Haunting of Manchac Swamp in Louisiana

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Swamps are a favorite setting for many horror stories, mainly in the vein of backwoods inbred cannibal families. Inbred cannibal trope aside, though, swamps do conjure eerie feelings. Eerie feelings and probably mental images of Spanish moss hanging from cypress trees, dangling over dark, muddy waters.

In the swamps of the United States, you'll also find alligators and venomous pit vipers lurking and submerged ghost towns long ago lost by rising waters.

Right outside of New Orleans, Louisiana, in St. John the Baptist Parish, there used to be a town called Frenier. It disappeared over a hundred years ago, but some say that Manchac swamp where Frenier used to be is now haunted.

Where Is Manchac Swamp?

Let's first orient ourselves via Louisiana.

Map of the United States showing the location of Louisiana.

Louisiana is the only state in the United States with "parishes" instead of "counties."

Totally not confusing.

Google map showing New Orleans at the southeast corner of Louisiana.
At the bottom of the boot-shaped state of Louisiana, you'll find New Orleans.

New Orleans is quite famous for a lot of things, like Mardis Gras celebrations, Anne Rice, and the French Quarter. It also happens to be responsible for the creation of jazz music, Bourbon whiskey, dental floss, and a whole lot more.

As it turns out, Manchac Swamp is pretty easy to find in the Greater New Orleans area today because Louisiana built a bridge over it called the Manchac Swamp Bridge.

Google map showing the location of The Manchac Swamp Bridge on the western shore of Lake Pontchartrain.
And now you know where Manchac Swamp is located.

Manchac Swamp Bridge isn't just any old bridge, by the way. It's one of the longest bridges in the world that runs over water. With a length of 22.80 miles (36.69 km), it is the longest bridge on the United States Interstate Highway System.

Old cypress trees covered in Spanish moss in the middle of a swamp.
Manchac Swamp, Louisiana.

Just imagine driving over Manchac Swamp during the night. Your car breaks down somewhere in the middle, and you pull off to the shoulder of the bridge. No other vehicles are in sight, and if you take a walk, you're in for one hell of a hike to get back to civilization. As you're smacking your old flashlight, trying to get it to come on, cursing under your breath about never getting around to changing those batteries, you remember something about Manchac Swamp...

It's haunted.

Better call Ghostbusters.

And maybe AAA.

The Legend of Julia Brown

On the shores of Lake Pontchartrain (pronunciation), north of Laplace, in the Manchac Swamp, was a small town called Frenier. Around the mid-1800s, a few dozen families lived in the community. Most of their income for Frenier was from farming cabbage, turning it into sauerkraut, and selling it to the French Market in New Orleans and Chicago via the railroad.

A woman named Julia Brown lived in Frenier. Julia was a traiteuse, a type of faith healer. She combined Catholic prayer and herbal remedies from plants she gathered around the swamp. The locals knew Julia for her healing abilities, as well as her skill in singing and playing guitar. She was loved for her healing but also feared because of her power. The townsfolk said she was a Voodoo Priestess.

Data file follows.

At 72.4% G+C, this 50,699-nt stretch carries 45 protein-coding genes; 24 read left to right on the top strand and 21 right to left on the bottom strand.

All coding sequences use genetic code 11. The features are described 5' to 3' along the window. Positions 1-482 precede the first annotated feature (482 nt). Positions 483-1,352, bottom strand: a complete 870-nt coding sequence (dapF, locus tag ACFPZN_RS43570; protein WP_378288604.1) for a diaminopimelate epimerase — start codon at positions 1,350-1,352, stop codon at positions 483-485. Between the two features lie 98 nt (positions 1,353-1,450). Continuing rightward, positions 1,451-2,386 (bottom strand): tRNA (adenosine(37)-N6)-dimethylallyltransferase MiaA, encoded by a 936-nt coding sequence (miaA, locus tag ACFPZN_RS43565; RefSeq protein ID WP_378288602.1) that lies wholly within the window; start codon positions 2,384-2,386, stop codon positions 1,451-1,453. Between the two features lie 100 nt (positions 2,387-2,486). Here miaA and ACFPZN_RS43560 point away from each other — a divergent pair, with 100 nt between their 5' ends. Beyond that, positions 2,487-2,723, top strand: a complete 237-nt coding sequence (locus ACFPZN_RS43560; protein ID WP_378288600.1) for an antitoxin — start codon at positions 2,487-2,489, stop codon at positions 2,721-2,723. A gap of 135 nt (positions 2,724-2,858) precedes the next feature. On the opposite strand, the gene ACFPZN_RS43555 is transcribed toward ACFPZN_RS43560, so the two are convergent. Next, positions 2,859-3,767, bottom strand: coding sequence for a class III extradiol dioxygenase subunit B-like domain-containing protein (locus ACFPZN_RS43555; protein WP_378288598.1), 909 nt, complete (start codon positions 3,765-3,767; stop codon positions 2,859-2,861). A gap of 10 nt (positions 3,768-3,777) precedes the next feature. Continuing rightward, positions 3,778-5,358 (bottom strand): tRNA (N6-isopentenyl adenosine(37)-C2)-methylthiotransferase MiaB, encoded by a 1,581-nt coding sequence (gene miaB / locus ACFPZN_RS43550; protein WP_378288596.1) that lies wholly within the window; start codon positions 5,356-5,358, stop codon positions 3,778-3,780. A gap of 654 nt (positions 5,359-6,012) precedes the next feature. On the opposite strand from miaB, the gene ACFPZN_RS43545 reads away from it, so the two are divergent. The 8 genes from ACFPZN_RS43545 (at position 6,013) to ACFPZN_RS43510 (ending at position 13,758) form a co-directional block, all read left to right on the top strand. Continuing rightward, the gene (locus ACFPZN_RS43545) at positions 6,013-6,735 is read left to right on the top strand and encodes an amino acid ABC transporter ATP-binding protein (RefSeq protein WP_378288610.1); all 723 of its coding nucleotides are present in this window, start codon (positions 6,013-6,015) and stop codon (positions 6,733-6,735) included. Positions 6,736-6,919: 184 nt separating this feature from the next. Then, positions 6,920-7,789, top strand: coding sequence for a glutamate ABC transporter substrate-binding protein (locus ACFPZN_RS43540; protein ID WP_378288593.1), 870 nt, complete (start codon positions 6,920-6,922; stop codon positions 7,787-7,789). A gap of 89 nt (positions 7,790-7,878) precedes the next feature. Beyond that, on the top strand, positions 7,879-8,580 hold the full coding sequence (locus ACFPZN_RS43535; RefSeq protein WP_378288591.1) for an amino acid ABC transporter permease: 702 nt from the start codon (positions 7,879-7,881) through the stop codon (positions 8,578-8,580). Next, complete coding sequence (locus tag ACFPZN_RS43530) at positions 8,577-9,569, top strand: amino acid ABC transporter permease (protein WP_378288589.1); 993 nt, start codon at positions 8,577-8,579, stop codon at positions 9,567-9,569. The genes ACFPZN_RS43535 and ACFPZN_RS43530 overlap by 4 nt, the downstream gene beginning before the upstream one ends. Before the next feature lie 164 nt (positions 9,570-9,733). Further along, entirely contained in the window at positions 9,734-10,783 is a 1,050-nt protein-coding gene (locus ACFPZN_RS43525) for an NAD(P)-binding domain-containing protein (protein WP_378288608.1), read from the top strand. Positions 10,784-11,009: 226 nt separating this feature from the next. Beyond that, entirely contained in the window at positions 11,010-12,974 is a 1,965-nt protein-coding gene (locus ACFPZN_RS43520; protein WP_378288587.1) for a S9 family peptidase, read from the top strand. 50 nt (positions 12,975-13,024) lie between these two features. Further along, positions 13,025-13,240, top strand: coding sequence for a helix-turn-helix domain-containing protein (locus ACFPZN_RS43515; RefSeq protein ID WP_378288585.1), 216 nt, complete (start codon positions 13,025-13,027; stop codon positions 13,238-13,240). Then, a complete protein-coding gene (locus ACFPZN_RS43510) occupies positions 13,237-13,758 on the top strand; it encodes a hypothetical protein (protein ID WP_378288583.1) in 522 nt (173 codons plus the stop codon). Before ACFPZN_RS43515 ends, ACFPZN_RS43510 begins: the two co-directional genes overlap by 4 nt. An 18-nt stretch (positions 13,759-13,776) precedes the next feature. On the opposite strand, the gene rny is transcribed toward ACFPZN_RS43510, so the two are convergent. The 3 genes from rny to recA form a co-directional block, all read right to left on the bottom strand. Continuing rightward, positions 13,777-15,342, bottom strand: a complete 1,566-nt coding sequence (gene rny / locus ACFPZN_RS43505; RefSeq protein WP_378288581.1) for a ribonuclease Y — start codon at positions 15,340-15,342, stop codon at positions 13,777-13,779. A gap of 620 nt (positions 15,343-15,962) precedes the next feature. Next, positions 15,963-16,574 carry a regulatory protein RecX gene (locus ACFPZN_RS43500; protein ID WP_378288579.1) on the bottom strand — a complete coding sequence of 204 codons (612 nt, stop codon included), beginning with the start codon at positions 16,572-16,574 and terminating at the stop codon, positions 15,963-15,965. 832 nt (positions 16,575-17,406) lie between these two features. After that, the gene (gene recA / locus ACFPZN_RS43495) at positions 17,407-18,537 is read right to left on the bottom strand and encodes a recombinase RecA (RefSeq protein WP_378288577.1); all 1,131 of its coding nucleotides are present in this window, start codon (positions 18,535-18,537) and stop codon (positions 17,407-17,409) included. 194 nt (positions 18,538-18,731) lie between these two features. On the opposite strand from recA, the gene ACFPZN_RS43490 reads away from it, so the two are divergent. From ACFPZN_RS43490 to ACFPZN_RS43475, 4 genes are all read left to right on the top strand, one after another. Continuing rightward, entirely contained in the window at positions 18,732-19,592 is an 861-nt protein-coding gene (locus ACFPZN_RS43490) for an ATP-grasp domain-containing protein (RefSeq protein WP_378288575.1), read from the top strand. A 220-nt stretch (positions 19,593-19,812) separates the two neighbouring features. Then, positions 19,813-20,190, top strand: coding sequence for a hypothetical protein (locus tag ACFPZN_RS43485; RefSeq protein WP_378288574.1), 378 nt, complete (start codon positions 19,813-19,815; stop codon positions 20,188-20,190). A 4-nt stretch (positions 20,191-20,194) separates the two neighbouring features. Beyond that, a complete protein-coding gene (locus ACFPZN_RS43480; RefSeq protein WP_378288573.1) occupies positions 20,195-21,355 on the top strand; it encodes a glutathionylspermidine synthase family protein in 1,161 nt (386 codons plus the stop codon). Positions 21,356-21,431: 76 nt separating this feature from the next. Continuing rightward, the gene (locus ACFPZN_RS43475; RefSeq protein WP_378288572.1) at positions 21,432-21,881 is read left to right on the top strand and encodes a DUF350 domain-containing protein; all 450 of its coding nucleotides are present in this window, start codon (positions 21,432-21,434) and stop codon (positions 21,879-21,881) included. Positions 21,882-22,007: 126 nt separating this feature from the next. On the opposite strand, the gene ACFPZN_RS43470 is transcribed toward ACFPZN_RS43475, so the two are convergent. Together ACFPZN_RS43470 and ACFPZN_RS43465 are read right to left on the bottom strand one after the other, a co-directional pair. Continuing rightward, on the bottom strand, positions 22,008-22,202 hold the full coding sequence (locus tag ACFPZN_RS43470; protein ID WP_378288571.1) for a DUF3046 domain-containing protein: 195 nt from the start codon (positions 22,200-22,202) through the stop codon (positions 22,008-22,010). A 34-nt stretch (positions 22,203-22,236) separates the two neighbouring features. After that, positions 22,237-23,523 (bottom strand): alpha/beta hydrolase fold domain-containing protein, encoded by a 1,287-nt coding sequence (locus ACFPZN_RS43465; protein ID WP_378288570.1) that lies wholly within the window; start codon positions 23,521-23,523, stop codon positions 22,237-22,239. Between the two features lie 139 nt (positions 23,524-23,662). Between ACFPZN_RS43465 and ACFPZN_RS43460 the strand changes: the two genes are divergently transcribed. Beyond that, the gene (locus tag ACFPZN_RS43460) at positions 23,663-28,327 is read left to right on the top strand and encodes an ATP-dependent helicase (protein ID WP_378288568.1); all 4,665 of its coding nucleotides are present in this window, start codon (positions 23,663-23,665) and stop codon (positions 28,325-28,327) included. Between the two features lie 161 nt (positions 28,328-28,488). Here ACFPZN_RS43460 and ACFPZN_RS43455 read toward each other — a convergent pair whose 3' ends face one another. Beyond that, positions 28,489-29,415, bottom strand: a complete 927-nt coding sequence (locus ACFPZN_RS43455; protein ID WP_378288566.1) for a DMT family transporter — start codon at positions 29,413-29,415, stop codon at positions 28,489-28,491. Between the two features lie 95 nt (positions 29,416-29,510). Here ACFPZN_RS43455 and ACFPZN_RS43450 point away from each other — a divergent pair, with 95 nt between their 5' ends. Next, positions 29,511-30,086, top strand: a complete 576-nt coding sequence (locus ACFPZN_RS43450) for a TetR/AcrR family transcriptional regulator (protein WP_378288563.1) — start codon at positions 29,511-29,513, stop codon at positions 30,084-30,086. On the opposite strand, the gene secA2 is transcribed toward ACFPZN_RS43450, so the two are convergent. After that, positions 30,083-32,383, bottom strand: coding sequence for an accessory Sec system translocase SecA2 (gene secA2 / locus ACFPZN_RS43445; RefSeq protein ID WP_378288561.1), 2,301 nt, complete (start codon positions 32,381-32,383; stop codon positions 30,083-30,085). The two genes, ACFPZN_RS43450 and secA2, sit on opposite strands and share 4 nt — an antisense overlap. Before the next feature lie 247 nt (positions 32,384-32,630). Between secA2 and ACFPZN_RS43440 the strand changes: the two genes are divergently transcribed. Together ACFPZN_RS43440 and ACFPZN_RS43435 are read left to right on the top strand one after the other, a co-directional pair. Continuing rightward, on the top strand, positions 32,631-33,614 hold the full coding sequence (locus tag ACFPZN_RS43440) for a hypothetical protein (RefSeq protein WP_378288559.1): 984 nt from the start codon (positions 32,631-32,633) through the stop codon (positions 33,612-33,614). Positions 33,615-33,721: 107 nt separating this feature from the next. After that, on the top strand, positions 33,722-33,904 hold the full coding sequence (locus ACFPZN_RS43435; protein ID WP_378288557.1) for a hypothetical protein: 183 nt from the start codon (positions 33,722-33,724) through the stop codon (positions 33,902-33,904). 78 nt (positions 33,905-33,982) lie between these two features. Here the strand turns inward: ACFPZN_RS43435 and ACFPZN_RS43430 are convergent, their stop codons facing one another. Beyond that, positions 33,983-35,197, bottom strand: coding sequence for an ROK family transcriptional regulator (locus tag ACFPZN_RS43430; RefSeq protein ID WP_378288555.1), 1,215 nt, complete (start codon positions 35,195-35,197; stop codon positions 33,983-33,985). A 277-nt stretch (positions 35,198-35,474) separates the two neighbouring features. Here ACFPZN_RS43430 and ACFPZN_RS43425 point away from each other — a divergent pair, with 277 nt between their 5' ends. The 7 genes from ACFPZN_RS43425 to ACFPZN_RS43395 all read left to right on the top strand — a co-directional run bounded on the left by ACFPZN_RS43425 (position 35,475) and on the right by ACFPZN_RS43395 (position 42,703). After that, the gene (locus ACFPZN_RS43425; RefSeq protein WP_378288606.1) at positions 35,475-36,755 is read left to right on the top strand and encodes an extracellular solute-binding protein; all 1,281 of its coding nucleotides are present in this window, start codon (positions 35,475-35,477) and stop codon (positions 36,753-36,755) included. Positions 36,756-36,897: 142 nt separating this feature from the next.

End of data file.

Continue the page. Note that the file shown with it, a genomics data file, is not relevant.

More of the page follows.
Eventually, Julia grew old, and locals often saw her sitting on her porch, rocking and singing, guitar in hand. She began to sing a new song, one the town hadn't heard before. It was a simple tune.

"When I die,
I take the whole town with me.
When I die,
I take the whole town."

— Julia Brown

On September 29th, 1915, Julia Brown died. Nearly the entire town gathered to bury her. Some came to pay their respects, while others came to gather favor from her spirit.

Around four o'clock in the afternoon, as they laid Julia to rest, a storm landed ashore.

Not just any storm.

A Category 4 hurricane with winds reaching 145 mph (233 km/h).

By the time the hurricane subsided, several towns were gone, 275 people were dead, and the entire community of Frenier had disappeared.

Many of the dead were never found.

A mass grave was made for the few dead that were found.

Julia Brown is supposedly buried in the same area, but her grave is isolated, away from the rest.

A mass grave marked by fencing and crosses.
The mass grave of Frenier can still be found today in the Manchac Swamp.

Some say that Julia Brown cursed the town of Frenier with her song for taking her for granted; some say it was a prediction, while others argue it was just a fluke.

Visitors to Manchac Swamp claim that you can hear the cries of the townsfolk who died in the hurricane and that Julia Brown still sings, her words echoing across the cypress trees and dark waters.

If you ever find yourself around New Orleans, be sure to pay a visit to Manchac Swamp, even if the only thing you do is drive over the Manchac Swamp Bridge. You never know; you may find yourself as the star in your very own swamp horror film set in the remnants of a drowned ghost town.

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